Food gives us energy, no doubt about it. The energy we get from food is measured in calories and our body runs off of what we feed it. But calories are only half the story.
When looking at what foods are needed for energy, the spotlight falls firmly on carbohydrates. Carbohydrates form the bulk of our diet and range from simple sugars such as white sugar, through to complex and slow to digest carbohydrates like grains.
Wholefoods and fresh, green foods have a much kinder, slow-release effect on the body. They contain sugars but the sugars are locked up in the complex nature of their structure. The sugar is there but it takes longer for the body to access it and your blood glucose reflects this by not displaying the ups and downs we find with simple sugars and refined foods.
Eating your way to better energy
Consider increasing the following foods in your diet: brown rice, beans, oatmeal, oat cakes, green peas, broccoli and cooked spinach for sustained energy throughout the day.
A diet that is full of quick-release carbohydrates like white pasta and white bread, caffeinated drinks and sweets, might give you a quick energy fix, but will make you feel tired during the day. When you tuck into your morning pain au chocolat, you immediately feel its fast-releasing starch and sugar. Your energy levels rise and you feel good. But as the hours pass, that sudden spike of energy comes crashing down making you feel tired and sleepy.
Slow-release energy foods such as wholegrains and protein-rich foods will give you energy for longer. Peanut butter on wholemeal toast, or porridge oats will put a more sustaining spring in your step instead of that French pastry.
Balance carbs with protein
Protein is needed to help balance the carbohydrates in your diet and keep you full for longer. It also delivers key amino acids that are needed for tissue repair and the production of neurotransmitters.
How much protein do you need? As a rough guide, divide your body weight (in pounds) in half to find out how many grams of protein you need every day. This is best split across your three meals. Good protein sources include white meats, eggs, nuts and beans. You should aim to eat some carbohydrate and protein every six hours and not snack between meals.
Keep energy levels high with 7 of our favourite energy-giving foods (and drinks)
Bananas - packed with potassium, fibre, vitamins and the perfect amount of carbohydrates give you a big boost of natural energy.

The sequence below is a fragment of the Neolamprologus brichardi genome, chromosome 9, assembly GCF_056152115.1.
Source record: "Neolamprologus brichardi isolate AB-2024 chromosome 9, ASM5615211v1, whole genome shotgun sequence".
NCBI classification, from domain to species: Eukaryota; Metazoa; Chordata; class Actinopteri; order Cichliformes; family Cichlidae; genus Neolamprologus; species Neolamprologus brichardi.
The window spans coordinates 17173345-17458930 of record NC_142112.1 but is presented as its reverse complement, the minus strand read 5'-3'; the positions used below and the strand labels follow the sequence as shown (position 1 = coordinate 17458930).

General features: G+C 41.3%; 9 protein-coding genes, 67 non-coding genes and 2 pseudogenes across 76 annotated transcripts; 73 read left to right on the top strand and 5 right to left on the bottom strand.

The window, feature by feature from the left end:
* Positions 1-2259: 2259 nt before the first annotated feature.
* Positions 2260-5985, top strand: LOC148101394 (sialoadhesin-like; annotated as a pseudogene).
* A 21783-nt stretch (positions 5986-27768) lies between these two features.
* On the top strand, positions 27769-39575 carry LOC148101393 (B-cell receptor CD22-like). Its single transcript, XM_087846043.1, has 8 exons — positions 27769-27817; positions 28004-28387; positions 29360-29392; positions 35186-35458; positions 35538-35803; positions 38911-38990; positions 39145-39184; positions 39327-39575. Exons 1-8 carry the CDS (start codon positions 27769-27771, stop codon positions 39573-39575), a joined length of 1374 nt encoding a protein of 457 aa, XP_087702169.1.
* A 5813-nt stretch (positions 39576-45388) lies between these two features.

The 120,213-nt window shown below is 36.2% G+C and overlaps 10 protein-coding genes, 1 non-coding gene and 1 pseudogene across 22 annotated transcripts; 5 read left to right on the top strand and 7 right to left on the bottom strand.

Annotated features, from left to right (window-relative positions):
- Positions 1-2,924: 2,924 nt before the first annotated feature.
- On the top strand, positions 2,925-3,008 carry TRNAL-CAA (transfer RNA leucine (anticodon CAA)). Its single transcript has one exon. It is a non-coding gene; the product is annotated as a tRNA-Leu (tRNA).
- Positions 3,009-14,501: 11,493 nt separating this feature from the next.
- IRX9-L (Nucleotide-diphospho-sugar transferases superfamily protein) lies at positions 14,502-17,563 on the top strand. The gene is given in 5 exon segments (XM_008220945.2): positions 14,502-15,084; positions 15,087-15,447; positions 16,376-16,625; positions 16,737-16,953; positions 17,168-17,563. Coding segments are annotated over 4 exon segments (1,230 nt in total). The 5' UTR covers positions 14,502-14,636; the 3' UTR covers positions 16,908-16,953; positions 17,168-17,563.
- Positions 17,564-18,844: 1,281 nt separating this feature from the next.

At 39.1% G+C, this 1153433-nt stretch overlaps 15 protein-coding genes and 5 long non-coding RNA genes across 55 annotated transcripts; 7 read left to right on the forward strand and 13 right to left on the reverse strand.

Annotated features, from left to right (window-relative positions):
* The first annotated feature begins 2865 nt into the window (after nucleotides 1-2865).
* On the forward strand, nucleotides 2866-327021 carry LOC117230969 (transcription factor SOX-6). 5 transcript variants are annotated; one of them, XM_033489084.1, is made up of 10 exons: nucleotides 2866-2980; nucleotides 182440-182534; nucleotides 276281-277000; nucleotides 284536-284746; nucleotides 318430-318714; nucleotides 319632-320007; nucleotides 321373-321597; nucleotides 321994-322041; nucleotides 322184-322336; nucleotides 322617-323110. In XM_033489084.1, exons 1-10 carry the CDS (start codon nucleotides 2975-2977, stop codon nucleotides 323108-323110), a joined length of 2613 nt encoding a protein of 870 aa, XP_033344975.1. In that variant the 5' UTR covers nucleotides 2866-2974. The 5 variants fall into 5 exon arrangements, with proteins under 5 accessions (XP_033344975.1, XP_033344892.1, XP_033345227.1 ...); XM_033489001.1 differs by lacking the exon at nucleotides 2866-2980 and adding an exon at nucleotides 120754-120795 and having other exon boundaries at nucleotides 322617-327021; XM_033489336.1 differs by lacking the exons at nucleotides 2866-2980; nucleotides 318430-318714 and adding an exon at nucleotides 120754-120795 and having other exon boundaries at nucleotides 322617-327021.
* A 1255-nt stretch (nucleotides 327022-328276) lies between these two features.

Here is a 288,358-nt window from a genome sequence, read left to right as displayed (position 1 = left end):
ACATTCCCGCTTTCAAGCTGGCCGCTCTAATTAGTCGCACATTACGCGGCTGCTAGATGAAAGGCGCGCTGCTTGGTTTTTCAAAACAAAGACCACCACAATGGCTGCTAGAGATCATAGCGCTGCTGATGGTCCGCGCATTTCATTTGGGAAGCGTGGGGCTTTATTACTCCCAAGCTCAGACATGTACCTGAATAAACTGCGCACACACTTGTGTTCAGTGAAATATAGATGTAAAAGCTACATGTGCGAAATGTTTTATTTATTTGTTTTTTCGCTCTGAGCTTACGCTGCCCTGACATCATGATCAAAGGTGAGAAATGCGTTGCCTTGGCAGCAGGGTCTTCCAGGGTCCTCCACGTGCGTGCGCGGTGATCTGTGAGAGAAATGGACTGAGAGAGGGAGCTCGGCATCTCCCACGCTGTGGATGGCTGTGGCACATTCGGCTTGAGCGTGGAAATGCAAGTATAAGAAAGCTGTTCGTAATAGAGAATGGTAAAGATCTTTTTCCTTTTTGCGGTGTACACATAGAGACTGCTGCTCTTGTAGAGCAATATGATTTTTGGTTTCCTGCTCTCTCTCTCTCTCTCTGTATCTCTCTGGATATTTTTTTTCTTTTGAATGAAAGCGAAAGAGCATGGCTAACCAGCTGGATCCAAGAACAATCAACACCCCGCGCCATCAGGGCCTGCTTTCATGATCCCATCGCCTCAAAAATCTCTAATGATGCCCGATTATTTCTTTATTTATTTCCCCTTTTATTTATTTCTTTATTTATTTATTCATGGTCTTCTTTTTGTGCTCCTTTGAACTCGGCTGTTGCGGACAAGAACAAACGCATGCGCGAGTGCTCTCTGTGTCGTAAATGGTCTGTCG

Oats – full of slow-release energy and a great start to the day; they’re also a good source of fibre and even provide a little protein.
Chia seeds - provide just the right balance of healthy carbs and healthy fats, as well as plenty of filling fibre. Try sprinkling a few tablespoons into your morning smoothie or adding a spoonful to yoghurt for an afternoon energy boost.
Nuts and seeds – another healthy, afternoon or post exercise snack, raw, or unsalted nuts and seeds are great low GI, energy foods.
Green leafy veggies – are an excellent source of iron, and consequently energy. Heap your plate high with kale, broccoli and spinach. They also provide vitamin C, which in addition to boosting energy levels, helps to support your immunity.
Green tea – research shows that the caffeine and catechins in green tea appear to increase metabolism and cause weight loss . One 12-week study found that green tea drinkers lost over 7lbs more weight than those in the control group, leading the study authors to conclude that green tea increased energy expenditure and fat metabolism .
Dark chocolate – rich in antioxidants, caffeine and nutrients that can fight fatigue, dark chocolate, in moderation, is a delicious way to combat any afternoon slumps.
Water - up to 60% of the human body is made up of water. Even slight dehydration will cause body tissue to lose fluid and function less well, causing tiredness and poor concentration. Drink at least 1.5 litres of water daily.